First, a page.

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There are innumerable city-guides to the great metropolis of Istanbul, all of them brimming with practical, touristy information about lodging, exchange rates, transportation, dining, toilet etiquette, etc. Most also have at least a few pages devoted to primary tourist sites and suggested itineraries.
Then there is Strolling Through Istanbul by Hillary Sumner-Boyd and John Freely. For Istanbul, who's few square miles are more steeped in history than the sum of the western world, STI is the only single-volume book small enough to stuff in your fanny pack that entices and enlivens the traveler with detailed descriptions of the city's numerous and fascinating attractions. STI's absorbing anecdotes, vivid histories, and abundant artistic perspectives peel away layer upon layer of the ordinary to reveal the extraordinary character of the city. Everything is covered, from the dizzying heights of the ancient Haghia Sofia and the entrancing mosaics of St. Savior-In-Chora to the incredibly ar
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This book goes far beyond the "go here, then there" style of most tour guides, it is the only such book that I find myself dipping into at random just to enjoy the delighful descriptions of one of the world's most fascinating and colorful cities, coupled with amazing historical tidbits that bring the city's ancient history into immediate contemporary focus. Even if you never visit Turkey and never intend to, this book will bring the city to life and perhaps make you anxious to visit. I found this book by accident and was immediately enchanted. It features many walking tours with commentary on what you will see, but I found the most enjoyable way to use the book was to strike out at random and stop whenever I got tired or saw something interesting (which in Istanbul is only about three times per city block). I would then locate myself and find the relevant section of the book and read up on where I was, preferably while sipping Turkish tea and munching on baklava. For those less physically adventurous, I would suggest going to the Galata Bridge, finding a tea shop about halfway across, and then just browsing through this book while observing the Asian and European halves of the city from midway between them. Istanbul is one of the oldest continuously inhabited cities on Earth and nobody can possibly find all her secrets in one visit, or from one book - or for that matter, within the space of a single lifetime. This is where to start, it will whet your curiosity and expand your sense of wonder.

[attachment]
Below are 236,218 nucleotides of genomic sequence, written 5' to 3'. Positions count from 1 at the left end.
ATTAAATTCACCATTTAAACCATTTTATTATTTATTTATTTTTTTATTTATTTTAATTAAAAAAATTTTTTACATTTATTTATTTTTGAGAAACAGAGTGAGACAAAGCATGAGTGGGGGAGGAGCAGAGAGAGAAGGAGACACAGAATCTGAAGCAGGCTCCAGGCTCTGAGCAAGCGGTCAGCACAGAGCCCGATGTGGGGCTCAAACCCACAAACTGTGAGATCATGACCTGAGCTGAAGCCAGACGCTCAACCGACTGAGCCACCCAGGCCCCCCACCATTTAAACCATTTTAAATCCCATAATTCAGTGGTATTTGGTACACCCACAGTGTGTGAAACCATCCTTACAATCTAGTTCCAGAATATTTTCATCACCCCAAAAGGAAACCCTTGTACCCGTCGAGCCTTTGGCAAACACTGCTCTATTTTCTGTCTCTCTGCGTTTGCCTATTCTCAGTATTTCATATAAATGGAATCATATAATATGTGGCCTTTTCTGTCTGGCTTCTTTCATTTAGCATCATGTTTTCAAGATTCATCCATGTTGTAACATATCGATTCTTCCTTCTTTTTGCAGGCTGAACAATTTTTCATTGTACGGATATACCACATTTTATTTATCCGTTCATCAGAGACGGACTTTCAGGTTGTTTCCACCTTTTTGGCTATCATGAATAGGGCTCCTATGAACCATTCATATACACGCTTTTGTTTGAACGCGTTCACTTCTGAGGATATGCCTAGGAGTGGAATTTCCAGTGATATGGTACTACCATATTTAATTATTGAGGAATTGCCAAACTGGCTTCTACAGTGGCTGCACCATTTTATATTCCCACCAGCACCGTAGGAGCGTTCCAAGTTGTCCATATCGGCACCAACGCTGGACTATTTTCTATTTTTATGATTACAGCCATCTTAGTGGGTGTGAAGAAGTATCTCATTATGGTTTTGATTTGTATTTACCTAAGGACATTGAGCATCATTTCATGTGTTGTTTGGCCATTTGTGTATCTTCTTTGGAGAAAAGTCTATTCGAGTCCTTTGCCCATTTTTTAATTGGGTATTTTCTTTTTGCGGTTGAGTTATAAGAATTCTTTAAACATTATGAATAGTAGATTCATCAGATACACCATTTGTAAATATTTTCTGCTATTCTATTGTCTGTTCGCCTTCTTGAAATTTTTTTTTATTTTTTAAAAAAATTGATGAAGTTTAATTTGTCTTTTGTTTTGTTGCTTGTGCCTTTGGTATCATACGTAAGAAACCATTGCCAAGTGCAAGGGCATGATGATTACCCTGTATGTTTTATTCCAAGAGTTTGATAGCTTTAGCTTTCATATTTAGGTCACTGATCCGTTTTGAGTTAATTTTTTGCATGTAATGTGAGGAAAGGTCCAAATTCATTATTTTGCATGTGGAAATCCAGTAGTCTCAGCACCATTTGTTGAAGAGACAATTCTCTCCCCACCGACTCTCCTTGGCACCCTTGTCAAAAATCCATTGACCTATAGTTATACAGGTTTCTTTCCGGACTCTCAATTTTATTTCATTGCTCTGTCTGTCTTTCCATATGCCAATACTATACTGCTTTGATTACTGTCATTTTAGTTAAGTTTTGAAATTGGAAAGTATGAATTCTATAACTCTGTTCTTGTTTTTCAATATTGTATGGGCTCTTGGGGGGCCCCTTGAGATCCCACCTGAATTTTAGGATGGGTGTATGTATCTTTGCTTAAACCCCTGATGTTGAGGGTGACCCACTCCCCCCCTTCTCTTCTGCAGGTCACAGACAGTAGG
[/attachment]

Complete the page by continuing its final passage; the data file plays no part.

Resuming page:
Strolling through Istanbul is a journey of One Thousand and One Nights in several days. It teaches you literally everything you want to know about this city of two continents. It is very strong in architechural history and yet gives you a personal sense of the city. As a former resident on Istanbul, it is accurate in every sense and conveys the magic of the "jewel of the empire". Each chapter reflects a different tour of the city or, a portion of the city to explore. Whether searching out Byzantium, Constantinople or Istanbul, the reader is never disappointed.
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